What is a Passive Optical Network?

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  • Written By: Malcolm Tatum
  • Edited By: Bronwyn Harris
  • Last Modified Date: 04 November 2019
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The PON, or passive optical network, is a network structure that carries optical fiber cabling and the resulting signaling to within a short distance of the point of termination. Rather than relying on a network composed of multiple switching interfaces to carry the signal, the passive optical network employs a structure that may require not more than a couple of switch points. There may be one switch to allow a sender to jump onto the network and another switch to allow the signal to jump off the network just prior to reaching an end user. A passive optical network may be structured in several different configurations, depending on the individual application and system limitations.

There are essentially three different passive optical network configurations in common use to day. One configuration is referred to as a fiber-to-the-curb or FTTC. This application takes the signaling to a facility that is literally located outside the business or home. A connection from the end-user is run to interact with the switch and thus allow the signal to complete the journey.


A fiber-to-the-building or FTTB moves one step further in the process of terminating the signal than the FTTC manages. With this application of a passive optical network, the signal remains on the network until it enters the building. It is at that point that the signal comes off the originating network and terminates on a local area network that is connected with one or more of the businesses physically located in the building.

A third type of passive optical network is the fiber-to-the-home or FTTH. This type of network connectivity carries the signal directly into a switch co-located with the home and requires nothing more for termination than a connection to a device that is capable of receiving the transmission.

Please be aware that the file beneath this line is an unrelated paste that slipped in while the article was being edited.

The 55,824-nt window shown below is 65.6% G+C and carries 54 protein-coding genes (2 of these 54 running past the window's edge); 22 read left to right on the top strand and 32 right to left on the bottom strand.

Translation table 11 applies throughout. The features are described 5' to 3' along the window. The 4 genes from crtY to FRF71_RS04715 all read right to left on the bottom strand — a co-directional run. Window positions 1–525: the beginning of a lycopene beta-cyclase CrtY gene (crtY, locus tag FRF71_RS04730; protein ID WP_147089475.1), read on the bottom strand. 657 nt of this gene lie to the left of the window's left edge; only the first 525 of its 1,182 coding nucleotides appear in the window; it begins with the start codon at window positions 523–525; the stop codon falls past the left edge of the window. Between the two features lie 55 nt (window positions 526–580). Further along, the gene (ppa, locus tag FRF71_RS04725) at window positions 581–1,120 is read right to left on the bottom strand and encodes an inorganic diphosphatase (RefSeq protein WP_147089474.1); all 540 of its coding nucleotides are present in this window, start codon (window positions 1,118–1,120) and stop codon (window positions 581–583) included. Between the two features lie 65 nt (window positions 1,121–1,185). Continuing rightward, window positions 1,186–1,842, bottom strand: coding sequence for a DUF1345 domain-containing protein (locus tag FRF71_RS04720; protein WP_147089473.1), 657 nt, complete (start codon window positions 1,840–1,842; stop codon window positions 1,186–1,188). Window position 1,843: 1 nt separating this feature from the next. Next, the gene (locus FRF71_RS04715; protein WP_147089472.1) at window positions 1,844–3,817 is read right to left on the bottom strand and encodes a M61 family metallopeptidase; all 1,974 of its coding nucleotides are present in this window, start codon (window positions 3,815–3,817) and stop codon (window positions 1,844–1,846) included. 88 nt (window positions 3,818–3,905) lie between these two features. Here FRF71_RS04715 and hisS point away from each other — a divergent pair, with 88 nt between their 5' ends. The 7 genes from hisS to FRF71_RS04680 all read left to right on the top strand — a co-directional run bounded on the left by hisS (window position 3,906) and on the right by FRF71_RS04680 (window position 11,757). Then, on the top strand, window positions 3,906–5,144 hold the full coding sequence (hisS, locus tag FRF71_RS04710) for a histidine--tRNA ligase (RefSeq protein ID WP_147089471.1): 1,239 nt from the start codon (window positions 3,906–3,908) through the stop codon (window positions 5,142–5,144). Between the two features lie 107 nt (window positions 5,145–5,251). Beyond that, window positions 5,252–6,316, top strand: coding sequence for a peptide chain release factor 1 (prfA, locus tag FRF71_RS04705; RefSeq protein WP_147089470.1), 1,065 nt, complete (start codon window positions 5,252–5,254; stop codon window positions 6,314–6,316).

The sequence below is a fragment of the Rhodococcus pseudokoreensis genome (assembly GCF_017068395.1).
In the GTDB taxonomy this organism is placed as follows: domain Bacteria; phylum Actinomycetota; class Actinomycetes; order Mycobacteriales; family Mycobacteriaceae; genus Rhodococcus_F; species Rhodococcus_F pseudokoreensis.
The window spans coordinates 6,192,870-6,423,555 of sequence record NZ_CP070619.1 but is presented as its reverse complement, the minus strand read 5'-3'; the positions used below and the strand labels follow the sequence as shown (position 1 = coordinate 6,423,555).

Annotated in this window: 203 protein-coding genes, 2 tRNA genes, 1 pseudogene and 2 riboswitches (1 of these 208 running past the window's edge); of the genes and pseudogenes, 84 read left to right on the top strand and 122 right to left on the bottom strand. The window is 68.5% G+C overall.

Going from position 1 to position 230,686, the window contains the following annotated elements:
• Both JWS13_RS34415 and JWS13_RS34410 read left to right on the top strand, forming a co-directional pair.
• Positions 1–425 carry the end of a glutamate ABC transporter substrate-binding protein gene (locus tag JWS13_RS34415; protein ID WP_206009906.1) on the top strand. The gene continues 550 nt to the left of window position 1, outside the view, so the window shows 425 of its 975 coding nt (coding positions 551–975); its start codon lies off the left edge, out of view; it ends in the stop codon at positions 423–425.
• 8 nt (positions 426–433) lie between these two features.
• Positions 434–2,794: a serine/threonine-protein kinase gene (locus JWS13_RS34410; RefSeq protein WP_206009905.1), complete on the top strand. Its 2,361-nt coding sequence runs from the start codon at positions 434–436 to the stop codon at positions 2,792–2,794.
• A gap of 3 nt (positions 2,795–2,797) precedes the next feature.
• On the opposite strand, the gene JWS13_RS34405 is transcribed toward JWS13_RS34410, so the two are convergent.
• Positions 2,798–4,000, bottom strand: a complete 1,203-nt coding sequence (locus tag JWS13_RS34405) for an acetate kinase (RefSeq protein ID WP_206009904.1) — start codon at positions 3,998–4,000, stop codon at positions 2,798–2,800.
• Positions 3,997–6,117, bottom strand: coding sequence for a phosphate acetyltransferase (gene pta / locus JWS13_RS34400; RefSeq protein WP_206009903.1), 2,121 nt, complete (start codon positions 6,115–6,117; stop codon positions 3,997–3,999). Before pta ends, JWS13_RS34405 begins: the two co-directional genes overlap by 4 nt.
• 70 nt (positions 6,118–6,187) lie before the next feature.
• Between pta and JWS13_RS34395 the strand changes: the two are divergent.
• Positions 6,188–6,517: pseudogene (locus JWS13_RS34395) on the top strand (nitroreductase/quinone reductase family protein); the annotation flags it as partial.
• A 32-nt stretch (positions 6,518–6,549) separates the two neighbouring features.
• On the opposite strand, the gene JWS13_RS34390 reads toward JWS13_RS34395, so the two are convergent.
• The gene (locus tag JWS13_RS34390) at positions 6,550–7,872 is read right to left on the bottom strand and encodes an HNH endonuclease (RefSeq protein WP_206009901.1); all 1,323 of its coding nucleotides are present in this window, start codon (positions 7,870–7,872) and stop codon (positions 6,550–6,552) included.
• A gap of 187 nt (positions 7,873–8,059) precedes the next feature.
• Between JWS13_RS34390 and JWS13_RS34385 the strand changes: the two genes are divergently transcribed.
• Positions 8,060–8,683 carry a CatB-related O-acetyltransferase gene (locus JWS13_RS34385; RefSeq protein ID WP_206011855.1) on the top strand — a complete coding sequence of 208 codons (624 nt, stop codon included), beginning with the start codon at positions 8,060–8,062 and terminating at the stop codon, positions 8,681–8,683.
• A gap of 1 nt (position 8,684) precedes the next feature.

The “passive” is a passive optical network calls attention to the fact that the signaling process does not require any additional power sources in order to keep moving to the point of termination. The signal is simply passing through the network and will follow a logical flow until it reaches the end user.

When employed in a stand-alone system, a passive optical network allows for easy transmission of date to various points along the network. Each end user is allocated a fixed amount of bandwidth for both sending and receiving data. An administrator can make adjustments in the allowed amount of bandwidth, based on the total capacity of the network and the individual needs of each end user. In addition, the administrator can configure the network to connect with an outside system, such as a cable hookup or traditional phone line in order to allow the flow of data in and out of the network from outside users.


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